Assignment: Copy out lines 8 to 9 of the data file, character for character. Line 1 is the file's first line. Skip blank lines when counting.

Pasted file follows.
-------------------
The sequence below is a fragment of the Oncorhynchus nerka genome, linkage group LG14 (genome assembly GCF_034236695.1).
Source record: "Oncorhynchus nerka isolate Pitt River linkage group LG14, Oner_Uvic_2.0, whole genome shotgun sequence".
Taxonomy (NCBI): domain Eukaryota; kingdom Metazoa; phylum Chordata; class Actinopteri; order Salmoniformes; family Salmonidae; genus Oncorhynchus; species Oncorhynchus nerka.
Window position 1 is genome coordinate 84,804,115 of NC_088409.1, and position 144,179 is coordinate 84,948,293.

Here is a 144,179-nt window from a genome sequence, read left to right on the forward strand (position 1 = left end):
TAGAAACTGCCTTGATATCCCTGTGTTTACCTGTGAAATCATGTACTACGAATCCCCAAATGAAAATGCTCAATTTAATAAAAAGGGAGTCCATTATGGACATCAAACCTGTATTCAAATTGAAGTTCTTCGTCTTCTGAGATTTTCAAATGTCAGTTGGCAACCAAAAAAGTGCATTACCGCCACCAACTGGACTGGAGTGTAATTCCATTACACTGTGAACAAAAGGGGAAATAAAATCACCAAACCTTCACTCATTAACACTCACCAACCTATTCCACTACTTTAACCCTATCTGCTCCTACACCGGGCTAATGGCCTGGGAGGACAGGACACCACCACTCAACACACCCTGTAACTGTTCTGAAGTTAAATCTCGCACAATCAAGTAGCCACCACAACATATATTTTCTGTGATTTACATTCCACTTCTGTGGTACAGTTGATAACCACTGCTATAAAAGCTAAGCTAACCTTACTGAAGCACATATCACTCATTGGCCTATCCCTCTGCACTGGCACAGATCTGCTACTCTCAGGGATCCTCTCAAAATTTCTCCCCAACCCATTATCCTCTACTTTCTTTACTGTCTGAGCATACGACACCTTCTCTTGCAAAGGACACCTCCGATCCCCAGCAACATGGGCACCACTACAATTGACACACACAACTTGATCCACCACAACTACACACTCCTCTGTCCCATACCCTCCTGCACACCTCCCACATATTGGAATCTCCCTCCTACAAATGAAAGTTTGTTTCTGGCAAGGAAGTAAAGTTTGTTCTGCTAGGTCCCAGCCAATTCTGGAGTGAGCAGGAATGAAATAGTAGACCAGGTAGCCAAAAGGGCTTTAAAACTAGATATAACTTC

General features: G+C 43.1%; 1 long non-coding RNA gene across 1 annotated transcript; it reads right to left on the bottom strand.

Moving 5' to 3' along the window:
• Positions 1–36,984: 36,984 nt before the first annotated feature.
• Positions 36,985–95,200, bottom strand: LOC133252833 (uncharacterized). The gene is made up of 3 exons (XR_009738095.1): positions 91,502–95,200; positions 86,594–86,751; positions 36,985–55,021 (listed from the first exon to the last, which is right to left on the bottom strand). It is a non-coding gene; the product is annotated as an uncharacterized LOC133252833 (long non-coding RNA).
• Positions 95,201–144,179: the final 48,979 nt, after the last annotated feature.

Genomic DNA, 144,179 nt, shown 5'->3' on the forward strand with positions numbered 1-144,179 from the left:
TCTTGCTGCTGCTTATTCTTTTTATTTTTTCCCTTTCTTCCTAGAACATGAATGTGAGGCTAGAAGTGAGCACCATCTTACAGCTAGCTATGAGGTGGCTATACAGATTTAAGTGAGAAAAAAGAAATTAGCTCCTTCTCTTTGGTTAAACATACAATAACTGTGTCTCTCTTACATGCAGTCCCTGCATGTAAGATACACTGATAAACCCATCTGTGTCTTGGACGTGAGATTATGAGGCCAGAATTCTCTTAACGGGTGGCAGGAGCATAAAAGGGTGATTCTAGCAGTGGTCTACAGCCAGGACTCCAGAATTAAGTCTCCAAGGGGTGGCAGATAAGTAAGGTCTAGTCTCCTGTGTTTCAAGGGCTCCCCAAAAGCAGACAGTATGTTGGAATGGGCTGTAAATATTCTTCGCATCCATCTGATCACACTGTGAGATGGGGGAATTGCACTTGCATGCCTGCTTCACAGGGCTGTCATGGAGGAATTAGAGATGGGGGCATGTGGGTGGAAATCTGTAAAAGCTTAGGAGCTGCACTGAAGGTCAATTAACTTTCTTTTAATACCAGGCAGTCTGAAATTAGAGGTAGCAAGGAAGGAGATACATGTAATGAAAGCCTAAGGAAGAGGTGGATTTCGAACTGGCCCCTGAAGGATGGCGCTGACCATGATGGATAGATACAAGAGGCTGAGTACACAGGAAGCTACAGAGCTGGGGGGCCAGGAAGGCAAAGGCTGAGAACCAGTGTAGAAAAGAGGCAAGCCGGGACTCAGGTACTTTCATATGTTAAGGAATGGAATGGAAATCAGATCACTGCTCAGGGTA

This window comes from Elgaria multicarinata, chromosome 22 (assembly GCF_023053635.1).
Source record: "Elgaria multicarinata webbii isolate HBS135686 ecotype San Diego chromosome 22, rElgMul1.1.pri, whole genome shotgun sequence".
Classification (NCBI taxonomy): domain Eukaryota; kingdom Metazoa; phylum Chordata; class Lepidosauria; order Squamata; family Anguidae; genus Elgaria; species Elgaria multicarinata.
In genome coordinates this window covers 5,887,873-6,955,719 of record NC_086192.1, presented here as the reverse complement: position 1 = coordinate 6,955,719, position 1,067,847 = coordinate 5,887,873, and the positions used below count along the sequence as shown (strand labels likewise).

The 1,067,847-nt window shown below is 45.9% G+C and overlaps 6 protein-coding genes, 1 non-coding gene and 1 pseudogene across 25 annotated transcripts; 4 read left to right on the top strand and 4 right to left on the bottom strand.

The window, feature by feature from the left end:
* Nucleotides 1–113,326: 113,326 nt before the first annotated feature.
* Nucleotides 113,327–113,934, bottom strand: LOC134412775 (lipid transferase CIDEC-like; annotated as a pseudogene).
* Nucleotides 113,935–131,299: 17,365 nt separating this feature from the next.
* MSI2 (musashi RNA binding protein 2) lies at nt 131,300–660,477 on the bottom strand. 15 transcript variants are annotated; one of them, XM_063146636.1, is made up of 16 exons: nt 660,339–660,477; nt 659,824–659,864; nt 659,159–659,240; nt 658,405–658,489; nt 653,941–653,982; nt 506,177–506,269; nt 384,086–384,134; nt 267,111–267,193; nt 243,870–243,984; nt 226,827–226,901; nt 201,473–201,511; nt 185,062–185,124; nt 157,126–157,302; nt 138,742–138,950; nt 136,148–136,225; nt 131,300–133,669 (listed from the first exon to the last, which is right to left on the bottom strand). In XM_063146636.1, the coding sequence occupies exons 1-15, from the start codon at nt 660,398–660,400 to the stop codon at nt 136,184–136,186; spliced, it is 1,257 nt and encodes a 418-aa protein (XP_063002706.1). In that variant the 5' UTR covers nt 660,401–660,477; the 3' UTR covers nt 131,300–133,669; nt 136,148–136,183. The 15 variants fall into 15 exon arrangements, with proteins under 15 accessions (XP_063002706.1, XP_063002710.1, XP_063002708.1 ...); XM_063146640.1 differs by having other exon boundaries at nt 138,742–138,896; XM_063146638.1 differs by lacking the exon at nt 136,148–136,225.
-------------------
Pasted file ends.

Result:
Moving 5' to 3' along the window:
• Positions 1–36,984: 36,984 nt before the first annotated feature.